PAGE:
The rationality of Valentine’s Day

8:20 am - February 15th 2009

by Chris Dillow    

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Paul Walker says Valentines day is irrational. Giving a woman money, he says, is Pareto-superior to dinner and flowers.
Now, I’m not famed for understanding women. But my hunch is that a man who says: “I can’t be bothered with that Vally day bull. Here’s a £100 – get yourself another pair of shoes,” will not be getting any action for a while.

Giving women what they want is rational. Some women want romantic gestures. And this demand can be rational, especially for a woman who is looking for commitment. I say this for four reasons:

1. The peacock tail effect. Peacocks have elaborate tails because these signal genetic fitness. Similarly, a man who spends money on Vally day is signalling his ability as a provider: “look, I can offer you so much that I can afford to fritter money away on gestures.”

2. Investment in commitment. Love can be modelled as an addiction; the more time a couple spends together, the more likely they are to stay together. Dinner together is therefore an investment, in a way that letting the laydee go shopping whilst you watch the rugby on TV is not.

3. Noise. If a woman is looking to settle down with a man, she wants to learn about him to be sure he’s The One. However, a man who rejects the social norm of Vally day increases uncertainty about who he is. The woman thinks: “if he rejects this cultural norm, what other norms does he reject. What sort of guy is this?” Her noise-signal ratio rises.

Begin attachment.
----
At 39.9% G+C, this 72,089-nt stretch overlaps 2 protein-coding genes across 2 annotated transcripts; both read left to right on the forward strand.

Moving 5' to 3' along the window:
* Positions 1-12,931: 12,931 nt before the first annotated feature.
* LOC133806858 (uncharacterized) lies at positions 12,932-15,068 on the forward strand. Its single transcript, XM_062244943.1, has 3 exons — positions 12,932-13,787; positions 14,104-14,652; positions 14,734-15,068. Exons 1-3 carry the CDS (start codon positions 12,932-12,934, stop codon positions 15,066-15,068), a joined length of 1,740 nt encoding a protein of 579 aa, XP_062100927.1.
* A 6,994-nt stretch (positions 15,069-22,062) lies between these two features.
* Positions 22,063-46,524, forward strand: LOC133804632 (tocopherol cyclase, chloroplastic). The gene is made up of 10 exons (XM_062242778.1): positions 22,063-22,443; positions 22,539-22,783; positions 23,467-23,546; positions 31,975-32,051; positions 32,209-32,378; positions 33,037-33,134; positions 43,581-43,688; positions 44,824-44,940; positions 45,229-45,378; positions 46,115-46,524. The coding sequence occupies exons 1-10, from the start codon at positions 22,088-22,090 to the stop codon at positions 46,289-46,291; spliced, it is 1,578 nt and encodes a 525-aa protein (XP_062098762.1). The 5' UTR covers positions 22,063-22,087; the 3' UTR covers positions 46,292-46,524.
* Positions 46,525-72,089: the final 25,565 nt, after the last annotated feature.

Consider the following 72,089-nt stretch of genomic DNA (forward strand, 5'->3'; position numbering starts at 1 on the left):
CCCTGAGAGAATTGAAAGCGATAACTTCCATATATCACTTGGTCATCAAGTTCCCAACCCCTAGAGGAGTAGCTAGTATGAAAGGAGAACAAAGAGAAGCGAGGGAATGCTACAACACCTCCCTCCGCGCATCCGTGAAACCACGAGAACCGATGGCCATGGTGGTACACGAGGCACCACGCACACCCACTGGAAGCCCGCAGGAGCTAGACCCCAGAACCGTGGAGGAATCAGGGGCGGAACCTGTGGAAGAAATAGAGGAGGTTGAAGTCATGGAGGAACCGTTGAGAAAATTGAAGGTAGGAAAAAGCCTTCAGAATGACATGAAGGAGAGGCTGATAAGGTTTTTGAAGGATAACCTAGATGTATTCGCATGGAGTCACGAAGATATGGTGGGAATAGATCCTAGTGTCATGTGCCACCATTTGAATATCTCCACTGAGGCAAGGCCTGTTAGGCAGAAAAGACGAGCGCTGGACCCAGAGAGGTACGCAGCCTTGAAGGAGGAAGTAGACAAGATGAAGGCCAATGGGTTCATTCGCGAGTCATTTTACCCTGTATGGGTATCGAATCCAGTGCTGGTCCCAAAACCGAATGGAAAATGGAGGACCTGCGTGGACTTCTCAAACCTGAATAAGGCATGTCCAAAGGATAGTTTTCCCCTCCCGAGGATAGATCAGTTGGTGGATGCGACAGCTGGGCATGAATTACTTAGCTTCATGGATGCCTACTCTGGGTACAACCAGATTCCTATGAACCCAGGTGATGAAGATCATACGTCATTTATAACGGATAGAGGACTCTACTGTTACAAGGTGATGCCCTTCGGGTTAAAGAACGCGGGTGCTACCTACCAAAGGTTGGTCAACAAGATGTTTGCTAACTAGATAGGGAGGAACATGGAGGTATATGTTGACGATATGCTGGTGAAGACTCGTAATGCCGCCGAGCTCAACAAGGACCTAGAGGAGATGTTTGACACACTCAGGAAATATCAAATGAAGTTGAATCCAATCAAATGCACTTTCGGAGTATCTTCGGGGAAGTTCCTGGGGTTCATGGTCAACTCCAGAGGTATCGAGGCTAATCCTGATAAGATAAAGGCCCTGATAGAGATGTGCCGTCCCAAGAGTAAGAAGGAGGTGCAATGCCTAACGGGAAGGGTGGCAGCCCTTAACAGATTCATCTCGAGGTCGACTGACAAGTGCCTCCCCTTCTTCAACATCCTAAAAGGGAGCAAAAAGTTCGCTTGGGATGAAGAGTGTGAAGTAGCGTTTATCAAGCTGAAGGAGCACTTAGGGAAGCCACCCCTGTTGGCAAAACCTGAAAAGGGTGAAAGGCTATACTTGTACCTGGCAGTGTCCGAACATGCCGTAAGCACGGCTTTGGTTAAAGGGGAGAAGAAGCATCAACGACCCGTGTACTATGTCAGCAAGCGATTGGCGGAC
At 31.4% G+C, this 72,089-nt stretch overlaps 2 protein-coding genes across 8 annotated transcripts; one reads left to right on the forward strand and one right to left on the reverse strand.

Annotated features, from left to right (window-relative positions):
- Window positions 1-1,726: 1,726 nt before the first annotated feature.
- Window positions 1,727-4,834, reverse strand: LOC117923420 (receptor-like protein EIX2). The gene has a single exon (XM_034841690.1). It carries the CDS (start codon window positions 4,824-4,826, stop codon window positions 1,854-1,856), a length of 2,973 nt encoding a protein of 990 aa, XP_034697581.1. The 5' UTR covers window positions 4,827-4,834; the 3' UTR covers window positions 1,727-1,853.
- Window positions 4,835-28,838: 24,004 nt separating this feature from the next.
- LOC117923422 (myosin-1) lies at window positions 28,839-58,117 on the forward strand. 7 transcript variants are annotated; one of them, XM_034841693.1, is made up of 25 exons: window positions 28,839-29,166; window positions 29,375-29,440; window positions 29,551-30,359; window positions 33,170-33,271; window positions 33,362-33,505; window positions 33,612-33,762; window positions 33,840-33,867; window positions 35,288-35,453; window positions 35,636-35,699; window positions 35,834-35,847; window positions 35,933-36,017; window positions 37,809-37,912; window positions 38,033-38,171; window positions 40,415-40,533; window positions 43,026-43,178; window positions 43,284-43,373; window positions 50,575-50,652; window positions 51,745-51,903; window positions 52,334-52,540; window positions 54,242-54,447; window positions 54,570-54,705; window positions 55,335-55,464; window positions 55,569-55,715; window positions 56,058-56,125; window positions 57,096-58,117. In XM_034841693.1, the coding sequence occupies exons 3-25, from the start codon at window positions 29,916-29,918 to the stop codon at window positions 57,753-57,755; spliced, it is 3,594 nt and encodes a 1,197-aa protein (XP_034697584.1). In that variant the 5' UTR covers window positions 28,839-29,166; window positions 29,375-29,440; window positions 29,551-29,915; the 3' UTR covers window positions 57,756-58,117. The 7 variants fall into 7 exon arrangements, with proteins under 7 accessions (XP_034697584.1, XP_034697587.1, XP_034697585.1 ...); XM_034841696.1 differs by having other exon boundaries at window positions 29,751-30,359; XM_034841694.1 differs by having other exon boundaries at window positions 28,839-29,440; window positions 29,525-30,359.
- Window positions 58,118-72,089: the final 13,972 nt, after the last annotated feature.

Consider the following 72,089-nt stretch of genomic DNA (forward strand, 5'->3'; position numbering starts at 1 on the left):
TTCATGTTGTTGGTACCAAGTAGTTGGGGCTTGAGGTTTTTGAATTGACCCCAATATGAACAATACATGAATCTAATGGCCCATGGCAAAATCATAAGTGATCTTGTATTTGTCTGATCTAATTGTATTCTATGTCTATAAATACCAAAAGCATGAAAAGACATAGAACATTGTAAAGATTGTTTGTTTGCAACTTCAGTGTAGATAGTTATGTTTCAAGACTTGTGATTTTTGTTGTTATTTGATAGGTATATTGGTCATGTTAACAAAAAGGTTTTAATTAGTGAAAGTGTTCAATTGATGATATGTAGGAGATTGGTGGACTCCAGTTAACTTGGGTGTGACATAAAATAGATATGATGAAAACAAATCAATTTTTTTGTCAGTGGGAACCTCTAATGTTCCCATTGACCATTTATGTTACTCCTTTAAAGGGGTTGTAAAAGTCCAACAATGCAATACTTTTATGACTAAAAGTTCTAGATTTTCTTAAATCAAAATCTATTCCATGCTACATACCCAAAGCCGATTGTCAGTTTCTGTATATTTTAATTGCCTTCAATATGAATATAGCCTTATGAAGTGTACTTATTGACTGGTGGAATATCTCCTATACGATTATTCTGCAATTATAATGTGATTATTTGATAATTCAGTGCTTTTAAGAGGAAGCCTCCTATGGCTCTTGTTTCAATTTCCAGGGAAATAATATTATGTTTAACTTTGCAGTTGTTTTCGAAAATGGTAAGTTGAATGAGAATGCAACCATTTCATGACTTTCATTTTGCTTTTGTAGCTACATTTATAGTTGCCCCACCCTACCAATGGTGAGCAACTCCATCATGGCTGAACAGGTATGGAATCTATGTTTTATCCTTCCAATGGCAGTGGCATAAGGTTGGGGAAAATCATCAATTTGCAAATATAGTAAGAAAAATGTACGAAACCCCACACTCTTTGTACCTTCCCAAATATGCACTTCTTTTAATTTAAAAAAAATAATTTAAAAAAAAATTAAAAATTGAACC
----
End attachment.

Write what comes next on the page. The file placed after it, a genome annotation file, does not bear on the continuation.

4. Rationality as counter-signalling. If a woman is looking for commitment, she’ll not want a narrow utility maximizer, because such a man will leave her the moment a better offer comes along.

There is, I think, a general lesson here. Although Vally day is daft if understood in narrow instrumental terms, it makes economic sense if we interpret rationality more widely. Could it be that Paul’s mistake is a common one among economists, of construing rationality too narrowly, and being too quick to see irrationality?

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About the author
Chris Dillow is a regular contributor and former City economist, now an economics writer. He is also the author of The End of Politics: New Labour and the Folly of Managerialism. Also at: Stumbling and Mumbling
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Reader comments

Oh. My. Bob.

Honestly, I am too hungover from my birthday party (I specify to avoid assumptions I was drinking last night for any other reasons) to actually deconstruct this, but right now I;kk just say that the sexism inherent in this post, Paul’s post, the linked Times article, in fact any discussion I’ve ever seen about St. Valentines is enough to drive me right back on the drink.

This is strikingly reminiscent of the whole deadweight loss at Christmas debate- i.e. the claim that Christmas present-giving is massively inefficient because everybody exchanges lots of money for presents that the other party doesn’t really want (and even if they do could have bought anyway) and receives equally unsatisfying gifts back in return.

As obviously true for a lot of cases as it is demonstrably untrue for others… the clear reply is that for many present-exchanges the sentimental value of the gift being bought pushes preferences for it through the roof: so people ascribe a ‘cash-value’ to the gift far higher than its actual cost. The trend being, strongly and unsurprisingly, that gifts from significant others are valued far higher than cash value and people less close far less. (There are various other explanations given for there being gains from present-buying: individuals often wanting frivilous luxury objects, say, but not feeling justified in buying it for themselves and so being glad of some-one else buying it and saving the cognitive dissonance).